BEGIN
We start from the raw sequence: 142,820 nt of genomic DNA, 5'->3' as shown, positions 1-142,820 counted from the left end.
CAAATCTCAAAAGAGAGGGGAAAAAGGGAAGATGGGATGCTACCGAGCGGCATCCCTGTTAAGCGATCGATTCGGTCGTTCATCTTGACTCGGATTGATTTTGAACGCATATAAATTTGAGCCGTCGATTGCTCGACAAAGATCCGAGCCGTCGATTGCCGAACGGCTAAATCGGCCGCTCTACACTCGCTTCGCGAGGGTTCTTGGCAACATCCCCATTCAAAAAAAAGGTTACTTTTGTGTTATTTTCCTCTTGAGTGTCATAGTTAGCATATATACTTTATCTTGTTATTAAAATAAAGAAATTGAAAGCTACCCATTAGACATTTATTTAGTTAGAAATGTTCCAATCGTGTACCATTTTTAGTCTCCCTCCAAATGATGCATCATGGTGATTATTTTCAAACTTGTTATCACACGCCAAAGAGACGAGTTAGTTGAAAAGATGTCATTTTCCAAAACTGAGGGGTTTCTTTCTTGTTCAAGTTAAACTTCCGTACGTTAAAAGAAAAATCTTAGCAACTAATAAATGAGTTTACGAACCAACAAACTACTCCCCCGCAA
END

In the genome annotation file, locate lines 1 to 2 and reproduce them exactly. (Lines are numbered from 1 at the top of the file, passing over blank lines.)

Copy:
We start from the raw sequence: 142,820 nt of genomic DNA, 5'->3' as shown, positions 1-142,820 counted from the left end.
CAAATCTCAAAAGAGAGGGGAAAAAGGGAAGATGGGATGCTACCGAGCGGCATCCCTGTTAAGCGATCGATTCGGTCGTTCATCTTGACTCGGATTGATTTTGAACGCATATAAATTTGAGCCGTCGATTGCTCGACAAAGATCCGAGCCGTCGATTGCCGAACGGCTAAATCGGCCGCTCTACACTCGCTTCGCGAGGGTTCTTGGCAACATCCCCATTCAAAAAAAAGGTTACTTTTGTGTTATTTTCCTCTTGAGTGTCATAGTTAGCATATATACTTTATCTTGTTATTAAAATAAAGAAATTGAAAGCTACCCATTAGACATTTATTTAGTTAGAAATGTTCCAATCGTGTACCATTTTTAGTCTCCCTCCAAATGATGCATCATGGTGATTATTTTCAAACTTGTTATCACACGCCAAAGAGACGAGTTAGTTGAAAAGATGTCATTTTCCAAAACTGAGGGGTTTCTTTCTTGTTCAAGTTAAACTTCCGTACGTTAAAAGAAAAATCTTAGCAACTAATAAATGAGTTTACGAACCAACAAACTACTCCCCCGCAA